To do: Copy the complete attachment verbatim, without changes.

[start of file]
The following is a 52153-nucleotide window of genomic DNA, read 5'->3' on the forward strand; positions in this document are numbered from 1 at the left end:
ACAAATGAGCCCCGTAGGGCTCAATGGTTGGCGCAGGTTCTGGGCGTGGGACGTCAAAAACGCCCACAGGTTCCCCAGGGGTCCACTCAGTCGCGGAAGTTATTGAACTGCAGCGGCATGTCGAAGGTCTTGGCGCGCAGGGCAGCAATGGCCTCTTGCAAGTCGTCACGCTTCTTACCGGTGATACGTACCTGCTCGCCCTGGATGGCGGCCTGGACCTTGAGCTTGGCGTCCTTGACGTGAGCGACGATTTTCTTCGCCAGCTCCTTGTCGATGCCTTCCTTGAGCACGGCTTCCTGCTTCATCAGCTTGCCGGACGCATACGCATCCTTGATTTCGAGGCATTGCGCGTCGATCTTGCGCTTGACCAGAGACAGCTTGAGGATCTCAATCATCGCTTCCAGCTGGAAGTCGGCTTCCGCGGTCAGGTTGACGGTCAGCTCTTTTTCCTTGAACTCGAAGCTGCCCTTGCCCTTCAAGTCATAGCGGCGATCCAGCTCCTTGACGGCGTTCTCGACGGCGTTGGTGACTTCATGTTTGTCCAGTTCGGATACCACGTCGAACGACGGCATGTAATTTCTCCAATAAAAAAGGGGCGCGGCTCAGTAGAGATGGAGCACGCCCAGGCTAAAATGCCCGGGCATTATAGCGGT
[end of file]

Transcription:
The following is a 52153-nucleotide window of genomic DNA, read 5'->3' on the forward strand; positions in this document are numbered from 1 at the left end:
ACAAATGAGCCCCGTAGGGCTCAATGGTTGGCGCAGGTTCTGGGCGTGGGACGTCAAAAACGCCCACAGGTTCCCCAGGGGTCCACTCAGTCGCGGAAGTTATTGAACTGCAGCGGCATGTCGAAGGTCTTGGCGCGCAGGGCAGCAATGGCCTCTTGCAAGTCGTCACGCTTCTTACCGGTGATACGTACCTGCTCGCCCTGGATGGCGGCCTGGACCTTGAGCTTGGCGTCCTTGACGTGAGCGACGATTTTCTTCGCCAGCTCCTTGTCGATGCCTTCCTTGAGCACGGCTTCCTGCTTCATCAGCTTGCCGGACGCATACGCATCCTTGATTTCGAGGCATTGCGCGTCGATCTTGCGCTTGACCAGAGACAGCTTGAGGATCTCAATCATCGCTTCCAGCTGGAAGTCGGCTTCCGCGGTCAGGTTGACGGTCAGCTCTTTTTCCTTGAACTCGAAGCTGCCCTTGCCCTTCAAGTCATAGCGGCGATCCAGCTCCTTGACGGCGTTCTCGACGGCGTTGGTGACTTCATGTTTGTCCAGTTCGGATACCACGTCGAACGACGGCATGTAATTTCTCCAATAAAAAAGGGGCGCGGCTCAGTAGAGATGGAGCACGCCCAGGCTAAAATGCCCGGGCATTATAGCGGT